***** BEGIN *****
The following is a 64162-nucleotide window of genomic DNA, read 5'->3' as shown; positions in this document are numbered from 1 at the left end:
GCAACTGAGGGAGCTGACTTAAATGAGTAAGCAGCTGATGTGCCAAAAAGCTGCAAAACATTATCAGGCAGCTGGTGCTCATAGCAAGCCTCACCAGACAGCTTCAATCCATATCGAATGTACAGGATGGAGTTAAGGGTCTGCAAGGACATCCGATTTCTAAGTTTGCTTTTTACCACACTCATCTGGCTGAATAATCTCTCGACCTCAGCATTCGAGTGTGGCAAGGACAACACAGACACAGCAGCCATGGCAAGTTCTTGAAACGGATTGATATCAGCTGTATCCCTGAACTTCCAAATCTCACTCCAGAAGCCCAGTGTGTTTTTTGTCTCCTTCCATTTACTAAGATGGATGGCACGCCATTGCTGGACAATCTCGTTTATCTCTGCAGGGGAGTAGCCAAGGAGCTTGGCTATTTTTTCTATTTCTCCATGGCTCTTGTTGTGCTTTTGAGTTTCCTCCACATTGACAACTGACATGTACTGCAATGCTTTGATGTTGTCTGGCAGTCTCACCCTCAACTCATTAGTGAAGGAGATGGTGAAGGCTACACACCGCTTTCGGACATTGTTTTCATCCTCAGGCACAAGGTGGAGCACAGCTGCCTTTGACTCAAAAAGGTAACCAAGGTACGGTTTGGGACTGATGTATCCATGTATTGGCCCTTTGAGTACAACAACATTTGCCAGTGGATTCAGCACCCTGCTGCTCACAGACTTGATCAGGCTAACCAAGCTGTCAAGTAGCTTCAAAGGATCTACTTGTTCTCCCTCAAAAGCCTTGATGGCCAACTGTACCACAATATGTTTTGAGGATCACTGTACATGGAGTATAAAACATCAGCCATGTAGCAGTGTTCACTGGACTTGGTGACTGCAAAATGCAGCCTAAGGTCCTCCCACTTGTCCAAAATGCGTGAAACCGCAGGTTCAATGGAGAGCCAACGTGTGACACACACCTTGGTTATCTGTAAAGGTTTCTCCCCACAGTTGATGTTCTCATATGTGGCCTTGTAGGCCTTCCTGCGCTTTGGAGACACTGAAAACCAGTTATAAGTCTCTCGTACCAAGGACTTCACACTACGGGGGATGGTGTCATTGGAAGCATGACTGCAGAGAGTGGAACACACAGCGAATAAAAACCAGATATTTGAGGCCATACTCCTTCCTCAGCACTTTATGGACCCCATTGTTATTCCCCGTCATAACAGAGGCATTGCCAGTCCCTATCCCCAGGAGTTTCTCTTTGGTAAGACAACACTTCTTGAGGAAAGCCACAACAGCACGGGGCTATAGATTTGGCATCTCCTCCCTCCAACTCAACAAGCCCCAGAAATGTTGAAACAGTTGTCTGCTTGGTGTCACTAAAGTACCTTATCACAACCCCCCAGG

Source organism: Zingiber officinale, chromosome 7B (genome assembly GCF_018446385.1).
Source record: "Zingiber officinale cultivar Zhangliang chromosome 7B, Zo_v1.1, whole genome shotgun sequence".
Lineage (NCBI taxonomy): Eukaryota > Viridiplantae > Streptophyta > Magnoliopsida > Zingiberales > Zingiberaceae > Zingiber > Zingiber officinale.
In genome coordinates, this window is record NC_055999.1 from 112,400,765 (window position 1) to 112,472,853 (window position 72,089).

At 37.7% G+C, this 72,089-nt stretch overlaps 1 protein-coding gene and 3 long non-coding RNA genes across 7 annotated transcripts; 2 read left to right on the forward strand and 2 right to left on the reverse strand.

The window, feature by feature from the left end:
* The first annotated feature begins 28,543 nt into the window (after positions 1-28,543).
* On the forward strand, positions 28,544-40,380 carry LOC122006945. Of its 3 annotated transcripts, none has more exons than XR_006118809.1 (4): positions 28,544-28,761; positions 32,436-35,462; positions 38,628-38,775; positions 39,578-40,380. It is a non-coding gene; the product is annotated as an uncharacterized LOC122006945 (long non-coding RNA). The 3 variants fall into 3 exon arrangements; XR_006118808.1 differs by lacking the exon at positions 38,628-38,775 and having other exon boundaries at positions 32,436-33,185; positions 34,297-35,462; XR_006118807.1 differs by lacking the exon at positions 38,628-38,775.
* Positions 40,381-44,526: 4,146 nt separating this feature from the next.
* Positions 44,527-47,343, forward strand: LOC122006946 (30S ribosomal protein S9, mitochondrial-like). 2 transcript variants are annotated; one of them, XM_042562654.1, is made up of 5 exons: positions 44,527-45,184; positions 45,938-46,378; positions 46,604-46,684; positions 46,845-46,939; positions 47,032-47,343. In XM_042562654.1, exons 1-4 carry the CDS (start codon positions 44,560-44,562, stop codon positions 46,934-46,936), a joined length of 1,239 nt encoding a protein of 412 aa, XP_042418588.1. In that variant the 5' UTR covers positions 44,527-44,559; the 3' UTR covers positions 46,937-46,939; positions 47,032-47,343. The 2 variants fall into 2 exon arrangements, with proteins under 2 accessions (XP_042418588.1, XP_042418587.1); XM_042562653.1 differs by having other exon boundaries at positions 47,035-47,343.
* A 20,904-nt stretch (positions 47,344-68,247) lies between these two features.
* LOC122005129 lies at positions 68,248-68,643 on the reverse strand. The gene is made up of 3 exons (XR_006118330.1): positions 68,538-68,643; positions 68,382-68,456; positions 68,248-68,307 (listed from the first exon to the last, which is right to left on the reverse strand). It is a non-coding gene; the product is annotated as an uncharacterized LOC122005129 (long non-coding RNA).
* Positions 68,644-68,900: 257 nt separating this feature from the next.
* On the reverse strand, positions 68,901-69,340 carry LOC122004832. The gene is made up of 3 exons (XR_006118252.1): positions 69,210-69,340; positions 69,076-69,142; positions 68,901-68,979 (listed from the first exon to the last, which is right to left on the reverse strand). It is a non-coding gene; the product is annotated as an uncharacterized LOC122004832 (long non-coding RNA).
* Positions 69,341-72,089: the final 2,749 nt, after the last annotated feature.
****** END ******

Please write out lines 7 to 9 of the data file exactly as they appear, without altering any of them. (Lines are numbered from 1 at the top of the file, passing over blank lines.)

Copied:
At 37.7% G+C, this 72,089-nt stretch overlaps 1 protein-coding gene and 3 long non-coding RNA genes across 7 annotated transcripts; 2 read left to right on the forward strand and 2 right to left on the reverse strand.

The window, feature by feature from the left end:
* The first annotated feature begins 28,543 nt into the window (after positions 1-28,543).